League of Legends

Doublelift reveals internal issues behind TSM’s collapse at Worlds 2020

Published: 25/Oct/2020 11:48

by Luke Edwards

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TSM AD carry Yiliang ‘Doublelift’ Peng has criticized his team’s “undisciplined” scrim play which led to their horrendous 0-6 run at Worlds 2020.

TSM went into Worlds as the LCS first seed, hoping to reach the knockout stage for the first time since 2014. Drawn into a group with Fnatic, LGD, and Gen.G, TSM wasn’t necessarily expected to progress from their group, but fans believed they could at least take a game or two.

But TSM limped out without a win, and the fallout has been huge. Long-time midlaner Bjergsen announced his retirement yesterday, with his move to head coach likely to kick off a revamp of the side.

As TSM’s most senior player, Doublelift took some time on his stream to offer fans more insight on what went wrong for them at Worlds this year.

Doublelift playing for TSM
Riot Games
Doublelift has offered his insight into TSM’s abysmal Worlds 2020 showing.

Speaking on his Twitch stream, Peng explained: “Losing trust in each other made us play even worse. After the first week, we probably had a 10% win rate in scrims. I was grateful to win even a single game per day. A lot of the games were either over after level one, or in the first five minutes.

“People on the team started ruining practice by coin flipping and playing stupidly. You need some discipline to stay focused on the goals. We lost all of our team play.”

TSM’s trust issues

As LCS analyst MarkZ pointed out, TSM’s performance was statistically the worst ever produced by a pool one team.

The communication issues were evident through some bizarre pieces of play. Rookie jungler Spica produced one of the most memorable plays of the tournament, but not for the right reasons.

His “nine-man” Lillia sleep was not only heavily memed by the community, it also provided a perfect example of TSM’s loss of confidence and lack of trust in each other.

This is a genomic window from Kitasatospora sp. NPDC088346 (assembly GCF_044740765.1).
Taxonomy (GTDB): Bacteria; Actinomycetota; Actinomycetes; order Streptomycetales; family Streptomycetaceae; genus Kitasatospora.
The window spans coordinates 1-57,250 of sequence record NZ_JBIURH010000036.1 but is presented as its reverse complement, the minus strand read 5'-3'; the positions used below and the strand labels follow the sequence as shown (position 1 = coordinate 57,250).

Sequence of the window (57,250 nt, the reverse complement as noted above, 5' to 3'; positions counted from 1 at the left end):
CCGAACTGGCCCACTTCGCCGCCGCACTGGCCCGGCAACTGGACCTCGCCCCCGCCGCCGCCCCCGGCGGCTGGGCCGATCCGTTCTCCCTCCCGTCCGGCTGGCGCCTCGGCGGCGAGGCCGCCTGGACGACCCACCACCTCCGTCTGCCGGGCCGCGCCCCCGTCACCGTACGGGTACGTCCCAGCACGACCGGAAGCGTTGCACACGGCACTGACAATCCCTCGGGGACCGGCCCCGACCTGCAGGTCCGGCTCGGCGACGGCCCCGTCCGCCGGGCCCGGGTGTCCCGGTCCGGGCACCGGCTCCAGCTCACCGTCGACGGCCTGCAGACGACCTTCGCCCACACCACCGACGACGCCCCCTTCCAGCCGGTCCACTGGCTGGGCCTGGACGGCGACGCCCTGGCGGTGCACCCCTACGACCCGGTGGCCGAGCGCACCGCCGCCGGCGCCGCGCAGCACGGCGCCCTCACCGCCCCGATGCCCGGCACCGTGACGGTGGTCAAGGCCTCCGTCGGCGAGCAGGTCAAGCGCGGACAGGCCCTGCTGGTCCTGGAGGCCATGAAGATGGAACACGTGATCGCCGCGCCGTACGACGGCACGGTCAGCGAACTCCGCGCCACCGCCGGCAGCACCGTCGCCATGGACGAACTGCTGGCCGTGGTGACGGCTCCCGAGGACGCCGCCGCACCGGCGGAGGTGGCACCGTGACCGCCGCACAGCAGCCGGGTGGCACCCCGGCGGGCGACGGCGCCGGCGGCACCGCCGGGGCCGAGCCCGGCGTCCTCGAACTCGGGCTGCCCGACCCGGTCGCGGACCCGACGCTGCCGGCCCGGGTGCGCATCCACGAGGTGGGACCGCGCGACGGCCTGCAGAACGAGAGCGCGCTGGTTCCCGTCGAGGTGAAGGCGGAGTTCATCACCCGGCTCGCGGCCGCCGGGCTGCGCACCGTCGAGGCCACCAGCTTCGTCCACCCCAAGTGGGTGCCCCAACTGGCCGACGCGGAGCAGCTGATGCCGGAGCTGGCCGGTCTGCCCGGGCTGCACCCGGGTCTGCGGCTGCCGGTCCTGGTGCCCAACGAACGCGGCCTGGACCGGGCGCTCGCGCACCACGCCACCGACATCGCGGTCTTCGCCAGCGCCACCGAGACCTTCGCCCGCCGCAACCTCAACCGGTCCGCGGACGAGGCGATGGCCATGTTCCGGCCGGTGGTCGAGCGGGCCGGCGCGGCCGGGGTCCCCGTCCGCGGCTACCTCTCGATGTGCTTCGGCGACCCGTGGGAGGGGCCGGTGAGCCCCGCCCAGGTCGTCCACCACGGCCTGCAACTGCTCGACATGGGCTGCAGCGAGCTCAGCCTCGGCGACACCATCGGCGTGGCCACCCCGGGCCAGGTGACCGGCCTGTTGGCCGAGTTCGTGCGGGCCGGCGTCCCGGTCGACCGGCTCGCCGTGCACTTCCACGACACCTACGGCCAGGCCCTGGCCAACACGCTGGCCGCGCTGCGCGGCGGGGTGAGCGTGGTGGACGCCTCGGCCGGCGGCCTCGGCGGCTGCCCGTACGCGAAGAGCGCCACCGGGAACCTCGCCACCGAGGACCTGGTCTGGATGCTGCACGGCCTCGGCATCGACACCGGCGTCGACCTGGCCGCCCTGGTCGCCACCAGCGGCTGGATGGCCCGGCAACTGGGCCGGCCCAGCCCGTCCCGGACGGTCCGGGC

A fully confident TSM likely would have followed in on Spica’s engage to win the fight and potentially take the game. Bjergsen’s first task will be to build up the confidence of whatever roster he has at his disposal.

TSM finds itself with a lot of work to do if it hopes to end a torrid run of international performances.

League of Legends

Doublelift explains how TSM’s “bad” SwordArt negotiations made him retire

Published: 2/Dec/2020 1:24 Updated: 2/Dec/2020 1:43

by Alan Bernal

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League of Legends star Yiliang ‘Doublelift’ Peng revealed more about the strained timeline of Team SoloMid’s negotiations with Hu ‘SwordArt’ Shuo-Chieh, which ultimately led the North American veteran to retire.

Doublelift went into the off-season with a single objective for TSM: sign an elite support who spoke English. SwordArt just got done with a stellar season lifting his team to win the LPL 2020 Regional Finals and getting second place at Worlds.

The TSM veteran also recommended Team Flash’s Nguyễn ‘Palette’ Hải Trung as a suitable support for TSM. However, DL really wanted to play with a bot-lane partner that spoke his native English; a requirement Palette didn’t fulfill, but SwordArt did.

TSM were looking forward to staving off Doublelift’s retirement by making a deal with SwordArt. However, TSM later told their star ADC that negotiations were shaky, and asked if he would be okay with Palette instead. He wasn’t.

On November 25th, Doublelift retired. On November 26th, TSM announced they had successfully signed SwordArt from Suning on a two-year deal that would pay him an LCS-high of $3 million per season.

“No, I didn’t know SwordArt was coming before I retired,” Doublelift said, before explaining how rough transfer discussions made him lean into retirement. “I was really excited for the whole SwordArt thing. They told me SwordArt was confirmed, and I got really excited

“And then I guess the negotiations were going really bad at certain points. So then they told me: ‘Actually, (the deal with SwordArt) fell through. It’s not going to work. Would you still be committed if your support was Palette?’”

Although impressed with Palette, DL was really keen on getting the bot-lane synergy rolling with someone he could effectively communicate with.

At this point, SwordArt was the unobtainable lynchpin in keeping Doublelift from retirement.

But it wasn’t until a day after Doublelift, 27, decided to retire, after production had wrapped on his retirement video, and after TSM were already moving past the seasoned ADC, that the org announced the new support.

“The whole situation made me realize: I’m better off retired,” Doublelift said.